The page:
Vision Zero in the United States Versus Sweden: Infrastructure Improvement for Cycling Safety

Key takeaway:

  • As more Vision Zero policies are getting adopted in the United States, infrastructure design should remain central to increase safety in cycling, but it must be supplemented with other initiatives to promote a safe cycling culture.


  • Vision Zero policies implemented in US cities often combine infrastructure projects with law enforcement, education, and cycling encouragement initiatives. This is partially due to the relatively high costs of infrastructure improvements and the fact that enforcement, education, and encouragement can also improve cycling safety.
  • In order for US Vision Zero plans to succeed, there must be a long-term vision for minimizing injury and death rates combined with interim targets for qualified improvement along the way.
  • Research shows that cycling on roads with cycling infrastructure can reduce injury rates; however, it can increase danger for cyclists at intersections. Cycling on streets without cycling infrastructure can sometimes reduce the chance of injury at intersections; however, on-street collisions are more fatal because most cycling fatalities occur at non-intersections and speed is the main contributor to cyclist deaths. This implies that:
    • The context (i.e., existing street design, speed limits, etc.) in which infrastructure is built is important.
    • Cycling infrastructure is necessary to address cycling fatalities, especially separated cycling infrastructure on high-speed roads.
    • 20mph speed restrictions in areas where vulnerable cyclists are integrated with general traffic flow could help reduce cycling injuries and fatalities.
    • Despite the mixed evidence, cycling infrastructure is necessary to increase safety. It creates an environment where more people perceive cycling to be safer/normal and more drivers are aware of/more positive towards cyclists.
    • Cycling infrastructure is especially important in the US where men dominate cycling culture and rates of cycling are low among youth, the elderly, and women. More cycling infrastructure can make cycling more inclusive.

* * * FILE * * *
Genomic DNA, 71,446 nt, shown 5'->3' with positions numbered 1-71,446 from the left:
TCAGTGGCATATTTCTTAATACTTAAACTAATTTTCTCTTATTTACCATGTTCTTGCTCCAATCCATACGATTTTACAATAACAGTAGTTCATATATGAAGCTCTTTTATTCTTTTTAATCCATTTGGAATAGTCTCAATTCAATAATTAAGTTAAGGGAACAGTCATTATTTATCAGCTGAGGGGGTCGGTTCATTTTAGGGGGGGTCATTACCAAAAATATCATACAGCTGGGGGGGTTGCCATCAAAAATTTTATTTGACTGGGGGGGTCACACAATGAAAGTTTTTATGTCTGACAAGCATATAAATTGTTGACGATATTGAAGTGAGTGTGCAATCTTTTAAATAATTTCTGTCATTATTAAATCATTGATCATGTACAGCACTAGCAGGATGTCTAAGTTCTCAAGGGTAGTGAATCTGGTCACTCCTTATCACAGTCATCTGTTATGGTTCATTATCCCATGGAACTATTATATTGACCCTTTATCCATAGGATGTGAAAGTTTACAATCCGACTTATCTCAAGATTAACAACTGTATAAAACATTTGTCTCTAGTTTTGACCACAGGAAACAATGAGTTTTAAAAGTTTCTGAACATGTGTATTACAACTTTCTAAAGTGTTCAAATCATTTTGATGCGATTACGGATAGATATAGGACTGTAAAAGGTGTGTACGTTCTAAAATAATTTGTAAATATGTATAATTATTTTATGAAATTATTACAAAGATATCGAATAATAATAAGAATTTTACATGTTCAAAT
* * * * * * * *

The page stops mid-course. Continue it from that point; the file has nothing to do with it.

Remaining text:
• Three key recommendations to improve cycling infrastructure in the US are:
  1. Implement 20 miles per hour speed restrictions, especially when cyclists have to ride alongside vehicular traffic: The chance of cyclist fatality doubles at vehicle speeds of 30 miles per hour, increases by a factor of 11 at 40 miles per hour, and increases to a factor of 16 at 50 miles per hour.
  2. Improve intersections (via better engineering) to decrease the chance of serious injury and severity of potential collisions.
  3. Separate traffic flow on high-speed roads to protect cyclists from road traffic dangers.
  • Further research is needed to determine the most effective non-infrastructure improvements, but they will likely include cycling encouragement schemes, promoting a road safety culture, and dis-incentivizing automobile use.



  • There is no one-size-fits-all approach to cycling infrastructure. Cycling infrastructure must be designed with the local context in mind.
  • Cycling infrastructure is important but not sufficient. Education and encouragement to normalize cycling are important as well.
  • There needs to be a holistic approach to cycling infrastructure that considers the entirety of cycling journeys. This means creating a network of safe streets and safe routes that join up together, not just isolated streets or stretches.



  • The authors examined existing Vision Zero and cycling-related literature to highlight the central components of the Swedish policy with the goal of providing evidence-based recommendations for successful implementation of similar policies in the US.


Cushing, M.; Hooshmand, J.; Pomares, B.; Hotz, G. (2016). Vision Zero in the United States Versus Sweden: Infrastructure Improvement for Cycling Safety. American Journal of Public Health, 106.


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